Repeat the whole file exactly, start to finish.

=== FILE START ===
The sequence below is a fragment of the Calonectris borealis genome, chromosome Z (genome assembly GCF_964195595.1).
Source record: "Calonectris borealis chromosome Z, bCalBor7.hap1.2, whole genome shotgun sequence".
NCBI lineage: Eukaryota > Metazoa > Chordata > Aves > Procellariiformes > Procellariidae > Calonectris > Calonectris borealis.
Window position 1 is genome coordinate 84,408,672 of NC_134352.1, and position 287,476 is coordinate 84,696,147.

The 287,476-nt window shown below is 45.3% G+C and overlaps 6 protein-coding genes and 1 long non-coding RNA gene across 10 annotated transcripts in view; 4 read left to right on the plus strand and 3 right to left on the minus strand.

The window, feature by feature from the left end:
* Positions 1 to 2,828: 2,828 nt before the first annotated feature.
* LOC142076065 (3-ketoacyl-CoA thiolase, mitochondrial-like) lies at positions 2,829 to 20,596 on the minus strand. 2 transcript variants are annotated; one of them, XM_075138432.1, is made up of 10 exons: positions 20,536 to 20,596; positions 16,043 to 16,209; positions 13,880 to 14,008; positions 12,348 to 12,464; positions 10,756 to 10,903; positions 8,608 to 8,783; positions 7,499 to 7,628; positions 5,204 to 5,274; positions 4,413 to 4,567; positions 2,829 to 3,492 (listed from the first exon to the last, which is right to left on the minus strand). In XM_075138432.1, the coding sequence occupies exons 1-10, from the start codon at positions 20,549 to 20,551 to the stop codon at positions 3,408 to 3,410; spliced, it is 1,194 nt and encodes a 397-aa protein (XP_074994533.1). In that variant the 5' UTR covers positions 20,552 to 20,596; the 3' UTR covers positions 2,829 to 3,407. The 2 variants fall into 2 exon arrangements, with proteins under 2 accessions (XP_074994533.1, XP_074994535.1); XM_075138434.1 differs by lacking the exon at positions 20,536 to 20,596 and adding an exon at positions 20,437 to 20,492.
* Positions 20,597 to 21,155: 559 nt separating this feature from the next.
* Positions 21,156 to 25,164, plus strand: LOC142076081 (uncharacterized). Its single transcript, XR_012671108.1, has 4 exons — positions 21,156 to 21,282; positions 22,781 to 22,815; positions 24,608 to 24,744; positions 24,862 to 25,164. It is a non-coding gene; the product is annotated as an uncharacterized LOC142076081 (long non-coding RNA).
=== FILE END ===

The sequence below is a fragment of the Calonectris borealis genome, chromosome Z (genome assembly GCF_964195595.1).
Source record: "Calonectris borealis chromosome Z, bCalBor7.hap1.2, whole genome shotgun sequence".
NCBI lineage: Eukaryota > Metazoa > Chordata > Aves > Procellariiformes > Procellariidae > Calonectris > Calonectris borealis.
Window position 1 is genome coordinate 84,408,672 of NC_134352.1, and position 287,476 is coordinate 84,696,147.

The 287,476-nt window shown below is 45.3% G+C and overlaps 6 protein-coding genes and 1 long non-coding RNA gene across 10 annotated transcripts in view; 4 read left to right on the plus strand and 3 right to left on the minus strand.

The window, feature by feature from the left end:
* Positions 1 to 2,828: 2,828 nt before the first annotated feature.
* LOC142076065 (3-ketoacyl-CoA thiolase, mitochondrial-like) lies at positions 2,829 to 20,596 on the minus strand. 2 transcript variants are annotated; one of them, XM_075138432.1, is made up of 10 exons: positions 20,536 to 20,596; positions 16,043 to 16,209; positions 13,880 to 14,008; positions 12,348 to 12,464; positions 10,756 to 10,903; positions 8,608 to 8,783; positions 7,499 to 7,628; positions 5,204 to 5,274; positions 4,413 to 4,567; positions 2,829 to 3,492 (listed from the first exon to the last, which is right to left on the minus strand). In XM_075138432.1, the coding sequence occupies exons 1-10, from the start codon at positions 20,549 to 20,551 to the stop codon at positions 3,408 to 3,410; spliced, it is 1,194 nt and encodes a 397-aa protein (XP_074994533.1). In that variant the 5' UTR covers positions 20,552 to 20,596; the 3' UTR covers positions 2,829 to 3,407. The 2 variants fall into 2 exon arrangements, with proteins under 2 accessions (XP_074994533.1, XP_074994535.1); XM_075138434.1 differs by lacking the exon at positions 20,536 to 20,596 and adding an exon at positions 20,437 to 20,492.
* Positions 20,597 to 21,155: 559 nt separating this feature from the next.
* Positions 21,156 to 25,164, plus strand: LOC142076081 (uncharacterized). Its single transcript, XR_012671108.1, has 4 exons — positions 21,156 to 21,282; positions 22,781 to 22,815; positions 24,608 to 24,744; positions 24,862 to 25,164. It is a non-coding gene; the product is annotated as an uncharacterized LOC142076081 (long non-coding RNA).